Conference on Retroviruses and Opportunistic Infections (CROI)

Conference on Retroviruses and Opportunistic Infections (CROI)

Source:

Ngure K, et al. LB 88. Presented at: Conference on Retroviruses and Opportunistic Infections; Feb. 12-16, 2022 (virtual meeting).

Disclosures: Ngure reports no relevant financial disclosures.
February 15, 2022
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Study suggests young women prefer vaginal ring over oral PrEP for HIV prevention

Source:

Ngure K, et al. LB 88. Presented at: Conference on Retroviruses and Opportunistic Infections; Feb. 12-16, 2022 (virtual meeting).

Disclosures: Ngure reports no relevant financial disclosures.
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Adolescent girls and young women preferred the dapivirine ring over oral PrEP for HIV prevention by a two to one margin in a study conducted in three African countries, researchers reported Tuesday.

Kenneth Ngure

“Ensuring that young women and girls can have access to a range of safe and effective HIV prevention methods is vitally important, because as has been seen with contraceptives, the more options that are available, the more likely there will be one that can and will be used,” Kenneth Ngure, PhD, MPH, MSc, a behavioral scientist in HIV prevention and chairman of the department of community health at Jomo Kenyatta University of Agriculture and Technology in Kenya, told Healio.

Ngure K, et al. LB 88. Presented at: Conference on Retroviruses and Opportunistic Infections; Feb. 12-16, 2022 (virtual meeting).
Ngure K, et al. LB 88. Presented at: Conference on Retroviruses and Opportunistic Infections; Feb. 12-16, 2022 (virtual meeting).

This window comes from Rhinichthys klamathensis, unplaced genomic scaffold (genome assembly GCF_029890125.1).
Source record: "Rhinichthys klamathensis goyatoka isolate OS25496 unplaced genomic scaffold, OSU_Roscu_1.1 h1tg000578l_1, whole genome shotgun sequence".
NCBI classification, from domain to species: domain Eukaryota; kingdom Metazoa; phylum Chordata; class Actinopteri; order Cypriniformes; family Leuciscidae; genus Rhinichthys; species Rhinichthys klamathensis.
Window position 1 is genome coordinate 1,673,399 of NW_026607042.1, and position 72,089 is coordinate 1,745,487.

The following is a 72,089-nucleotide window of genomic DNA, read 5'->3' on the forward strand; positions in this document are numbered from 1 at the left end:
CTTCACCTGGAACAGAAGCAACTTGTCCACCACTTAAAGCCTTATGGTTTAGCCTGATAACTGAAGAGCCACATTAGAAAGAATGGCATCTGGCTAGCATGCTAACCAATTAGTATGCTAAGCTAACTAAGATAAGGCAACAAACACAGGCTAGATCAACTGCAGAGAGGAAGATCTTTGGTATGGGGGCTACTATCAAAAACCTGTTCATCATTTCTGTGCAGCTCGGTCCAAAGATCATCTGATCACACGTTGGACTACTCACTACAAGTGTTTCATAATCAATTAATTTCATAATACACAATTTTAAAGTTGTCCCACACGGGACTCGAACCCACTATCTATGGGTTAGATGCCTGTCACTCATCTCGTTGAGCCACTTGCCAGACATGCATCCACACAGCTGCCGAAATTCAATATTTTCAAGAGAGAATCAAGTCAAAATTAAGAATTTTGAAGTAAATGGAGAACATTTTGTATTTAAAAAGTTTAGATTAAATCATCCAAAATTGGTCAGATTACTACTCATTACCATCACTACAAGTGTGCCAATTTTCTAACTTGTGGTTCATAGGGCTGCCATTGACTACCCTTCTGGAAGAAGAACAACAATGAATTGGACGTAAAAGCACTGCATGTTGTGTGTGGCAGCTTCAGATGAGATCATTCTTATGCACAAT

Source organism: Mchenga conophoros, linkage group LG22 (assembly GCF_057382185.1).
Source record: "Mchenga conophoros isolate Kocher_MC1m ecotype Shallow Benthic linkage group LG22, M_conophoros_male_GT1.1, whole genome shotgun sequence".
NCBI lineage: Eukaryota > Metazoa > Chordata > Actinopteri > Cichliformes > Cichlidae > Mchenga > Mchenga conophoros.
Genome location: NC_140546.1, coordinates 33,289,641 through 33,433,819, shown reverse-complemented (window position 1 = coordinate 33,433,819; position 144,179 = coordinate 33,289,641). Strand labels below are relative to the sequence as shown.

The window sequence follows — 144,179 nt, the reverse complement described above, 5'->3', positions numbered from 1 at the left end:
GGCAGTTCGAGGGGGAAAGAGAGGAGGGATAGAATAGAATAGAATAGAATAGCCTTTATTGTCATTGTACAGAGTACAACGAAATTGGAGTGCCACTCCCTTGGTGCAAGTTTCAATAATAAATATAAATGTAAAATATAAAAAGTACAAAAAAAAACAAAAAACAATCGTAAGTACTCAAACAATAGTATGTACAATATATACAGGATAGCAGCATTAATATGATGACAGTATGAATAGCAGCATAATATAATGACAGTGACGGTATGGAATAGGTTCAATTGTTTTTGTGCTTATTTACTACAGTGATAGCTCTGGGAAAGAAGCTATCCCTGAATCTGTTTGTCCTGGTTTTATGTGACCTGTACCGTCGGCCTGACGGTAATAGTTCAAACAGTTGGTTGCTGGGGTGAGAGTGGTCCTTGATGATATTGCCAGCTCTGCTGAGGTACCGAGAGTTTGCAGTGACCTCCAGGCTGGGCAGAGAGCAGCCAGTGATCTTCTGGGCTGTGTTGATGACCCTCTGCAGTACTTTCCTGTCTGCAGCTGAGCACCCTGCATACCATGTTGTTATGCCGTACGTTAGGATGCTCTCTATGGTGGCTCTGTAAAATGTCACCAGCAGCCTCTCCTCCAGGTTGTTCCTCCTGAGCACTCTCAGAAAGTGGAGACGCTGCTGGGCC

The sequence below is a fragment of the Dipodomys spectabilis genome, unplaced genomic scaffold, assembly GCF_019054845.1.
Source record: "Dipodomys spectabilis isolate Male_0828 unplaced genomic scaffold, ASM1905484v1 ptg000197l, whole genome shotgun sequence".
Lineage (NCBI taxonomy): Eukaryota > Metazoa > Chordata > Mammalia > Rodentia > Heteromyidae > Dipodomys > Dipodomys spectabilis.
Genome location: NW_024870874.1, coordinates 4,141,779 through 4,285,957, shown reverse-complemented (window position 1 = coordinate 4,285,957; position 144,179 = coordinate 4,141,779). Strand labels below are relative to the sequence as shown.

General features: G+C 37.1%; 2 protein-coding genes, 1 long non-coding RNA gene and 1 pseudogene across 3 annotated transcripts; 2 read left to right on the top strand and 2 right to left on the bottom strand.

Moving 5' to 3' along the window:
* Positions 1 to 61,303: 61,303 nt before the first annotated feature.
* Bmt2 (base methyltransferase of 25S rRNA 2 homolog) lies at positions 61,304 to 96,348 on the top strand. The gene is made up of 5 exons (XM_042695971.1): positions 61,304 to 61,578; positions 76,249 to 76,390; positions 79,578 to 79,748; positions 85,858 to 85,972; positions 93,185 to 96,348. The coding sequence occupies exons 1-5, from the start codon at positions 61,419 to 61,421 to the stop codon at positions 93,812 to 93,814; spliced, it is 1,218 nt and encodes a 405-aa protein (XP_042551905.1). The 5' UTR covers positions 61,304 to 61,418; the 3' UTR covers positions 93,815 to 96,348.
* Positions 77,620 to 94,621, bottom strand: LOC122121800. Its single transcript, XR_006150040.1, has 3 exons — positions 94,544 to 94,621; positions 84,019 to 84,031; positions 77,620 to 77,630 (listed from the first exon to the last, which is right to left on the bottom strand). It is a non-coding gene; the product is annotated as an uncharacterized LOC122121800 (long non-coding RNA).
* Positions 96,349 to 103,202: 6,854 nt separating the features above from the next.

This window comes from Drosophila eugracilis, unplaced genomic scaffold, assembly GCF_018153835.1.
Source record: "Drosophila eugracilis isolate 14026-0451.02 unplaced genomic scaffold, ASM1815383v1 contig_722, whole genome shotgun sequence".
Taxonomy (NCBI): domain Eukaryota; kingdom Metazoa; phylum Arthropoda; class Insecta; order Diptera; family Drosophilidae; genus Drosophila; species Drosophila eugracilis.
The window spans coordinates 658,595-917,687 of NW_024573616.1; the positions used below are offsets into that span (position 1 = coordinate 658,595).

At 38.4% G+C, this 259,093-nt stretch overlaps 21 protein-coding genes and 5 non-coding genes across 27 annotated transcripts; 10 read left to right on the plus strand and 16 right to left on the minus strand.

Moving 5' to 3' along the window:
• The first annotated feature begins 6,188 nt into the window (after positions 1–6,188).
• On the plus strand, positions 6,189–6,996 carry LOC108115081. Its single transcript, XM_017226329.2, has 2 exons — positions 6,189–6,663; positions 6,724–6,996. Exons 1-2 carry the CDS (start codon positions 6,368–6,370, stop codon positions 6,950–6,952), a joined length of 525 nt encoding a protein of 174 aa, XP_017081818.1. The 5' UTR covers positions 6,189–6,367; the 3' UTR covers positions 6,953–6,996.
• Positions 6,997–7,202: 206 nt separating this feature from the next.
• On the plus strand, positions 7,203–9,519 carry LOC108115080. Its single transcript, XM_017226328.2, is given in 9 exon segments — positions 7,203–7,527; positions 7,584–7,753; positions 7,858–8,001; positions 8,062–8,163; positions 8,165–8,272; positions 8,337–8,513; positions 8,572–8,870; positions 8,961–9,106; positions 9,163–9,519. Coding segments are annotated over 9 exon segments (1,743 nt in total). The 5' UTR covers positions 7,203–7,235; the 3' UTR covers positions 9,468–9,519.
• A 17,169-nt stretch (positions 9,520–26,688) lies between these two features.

“Daily oral PrEP is approved in many countries, but it’s only one method, and for many adolescent girls and young women, it’s not a method they find easy or desirable to use,” Ngure said.

Over the past 2 years, WHO has prequalified the dapivirine ring and recommended its use among women at substantial risk for HIV. The ring, which must be worn inside the vagina for 28 days and then replaced, has demonstrated modest effectiveness in trials.

Ngure and colleagues assessed preference and adherence to the dapivirine ring and oral PrEP among 247 adolescent girls and young women aged 16 to 21 years from South Africa, Zimbabwe and Uganda who were enrolled in the REACH crossover trial and were not infected with HIV and not pregnant. The REACH trial previously demonstrated higher rates of adherence to oral PrEP and the vaginal ring.

In the study, participants were randomly assigned to either the ring or daily oral tenofovir disoproxil fumarate/emtricitabine for the first 6 months before switching to the other product for the next 6 months. After that, participants were asked to choose one or the other — or neither — to use for another 6 months.

Among the participants, 227 (92%) continued through the third period of the study 152 (67%) of them chose the dapivirine ring, 71 (31%) oral PrEP and four (2%) neither.

According to Ngure and colleagues, residual dapivirine levels in used rings and tenofovir diphosphate levels in dried blood spots indicated high use of the ring and moderate to high adherence to oral PrEP, with less than 5% of visits involving no adherence.

High adherence to oral PrEP in the crossover period was strongly associated with choosing oral PrEP (P < .001) in the last period, although a similar association was not observed for dapivirine rings (P = .85).

“As we have seen with contraceptives, providing adolescent girls and young women with HIV prevention options and allowing them to make their own decisions about what’s right for them can make a difference,” Ngure said. “Importantly, results indicate that the monthly dapivirine ring could be a viable option for those who don’t want to or choose not to use oral PrEP.”